Wind Cave, SD

If I ever believed in a heaven, it would look like Wind Cave.

The Lookout Point Loop quickly and gently carried me out into the plains, roads and cars erased from any view. Green everywhere, each blade of grass infused with sunlight, emerging from the wealth of clear gushing streams to wrap across the rolling hills. The grass was long, and soft, and speckled with tiny yellow flowers, the blades themselves in bloom with life.

The trail is marked with these wooden posts. The numbers correspond to the different named trails from the map at the trailhead.
I loved how this picture turned out. All of the wildflowers here were absolutely perfect.

The trail spun outward into infinity, and I followed. Into the gently waving horizon, nothing and no one surrounding me. I slowly spun in the middle of the rich emptiness, just breathing. My sun-strained brow relaxed, my shoulders loosened. I let down my final guard, and I stared.

No rushing of cars, just the wind through the grass, just the warble and trill of songbirds just as quietly happy as I was, just the air through my nose. I thought that at the end of the road, I would surely remember this place, and this moment. I engraved it all into my mind, so I could have it always for this moment and all others. If ever there was a heaven, I would like for it to be just like this.

On this hike, I met a few amazing young hikers, one of which offered me his walking stick to help me across the stream. After parting with them for a couple miles, I ran into them again, but they were stopped and waiting for a buffalo to move along out of the way of the trail. (Side note: stay away from the buffalo. For real. They don’t want to take a selfie with you.) We talked for a while, and back at the trailhead I was actually disappointed to see them go. Most of the hikers that I’ve met have just been the absolute best people, and this only reaffirmed that idea.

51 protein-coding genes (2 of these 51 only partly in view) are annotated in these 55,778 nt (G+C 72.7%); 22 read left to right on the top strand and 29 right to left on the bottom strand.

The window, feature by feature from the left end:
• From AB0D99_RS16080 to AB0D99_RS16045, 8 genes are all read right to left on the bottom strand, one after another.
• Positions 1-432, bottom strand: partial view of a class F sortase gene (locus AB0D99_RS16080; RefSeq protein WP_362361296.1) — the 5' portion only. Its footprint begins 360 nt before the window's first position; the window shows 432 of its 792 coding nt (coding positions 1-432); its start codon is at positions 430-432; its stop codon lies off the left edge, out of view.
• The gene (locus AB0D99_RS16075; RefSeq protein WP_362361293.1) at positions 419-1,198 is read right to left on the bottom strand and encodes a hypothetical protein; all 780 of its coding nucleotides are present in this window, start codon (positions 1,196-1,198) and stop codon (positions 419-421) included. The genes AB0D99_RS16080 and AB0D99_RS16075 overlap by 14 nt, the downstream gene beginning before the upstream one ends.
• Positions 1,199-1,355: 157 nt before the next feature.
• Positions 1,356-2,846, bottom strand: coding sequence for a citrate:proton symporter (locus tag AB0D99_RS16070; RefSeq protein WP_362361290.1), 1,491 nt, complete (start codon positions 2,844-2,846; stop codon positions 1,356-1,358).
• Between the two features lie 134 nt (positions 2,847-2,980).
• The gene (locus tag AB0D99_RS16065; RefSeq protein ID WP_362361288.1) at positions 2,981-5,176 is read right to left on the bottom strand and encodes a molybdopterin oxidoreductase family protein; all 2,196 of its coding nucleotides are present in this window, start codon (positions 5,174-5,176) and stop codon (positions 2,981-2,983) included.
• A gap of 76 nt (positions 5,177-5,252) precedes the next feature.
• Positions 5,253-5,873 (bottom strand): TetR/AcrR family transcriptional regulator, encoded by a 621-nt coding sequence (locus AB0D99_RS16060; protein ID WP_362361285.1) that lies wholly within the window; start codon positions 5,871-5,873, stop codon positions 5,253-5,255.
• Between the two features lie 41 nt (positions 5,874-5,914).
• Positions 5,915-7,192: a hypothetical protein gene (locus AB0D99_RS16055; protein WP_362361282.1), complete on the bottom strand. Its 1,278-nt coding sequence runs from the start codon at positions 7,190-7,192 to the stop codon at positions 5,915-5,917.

There are a few different stream crossings on this trail. Most of them have small wooden footbridges, but others do not and have deep, squishy mud at the banks. Definitely wear hiking boots, ones that you don’t mind getting dirty!
Another stream crossing toward the end of the trail. This portion had a ton of poison sumac and poison ivy, so beware. Most of what I saw was poison sumac, which has bright red stems and branches. I was glad I was wearing some solid leggings.

Out on the dustier parts of the prairie, I encountered the funniest group of creatures that I have ever seen. Prairie dogs!

I realized that all of the little mounds in the ground each contained one of these pudgy, fuzzy, chirping things. They stood up straight on their piles of dirt and glared at me from afar, a whole forest of them sounding the alarm for a lone hiker passing through their territory. An ironclad claim, surely.

When I approached within fifteen feet, they turned their little tails like lightning to duck back into their holes. I was so amused by how stupid they looked, squeaking angrily at me for walking by them. I laughed by myself in the middle of these plains, grinning idiotically. One of the funniest animals I have ever met.

These two were clearly convening to plot my demise.
On the latter half of the loop, there are some exposed cliffs, and most likely small entrances to caves. At the time I visited Wind Cave, the elevator down to the caves was shut down, or else I might have considered taking a tour of them.

I had a wonderful day at Wind Cave. And without those other hikers, I would have surely been terrified of that buffalo on the path, but with them I was entirely unafraid. Hiking in groups does have its benefits.

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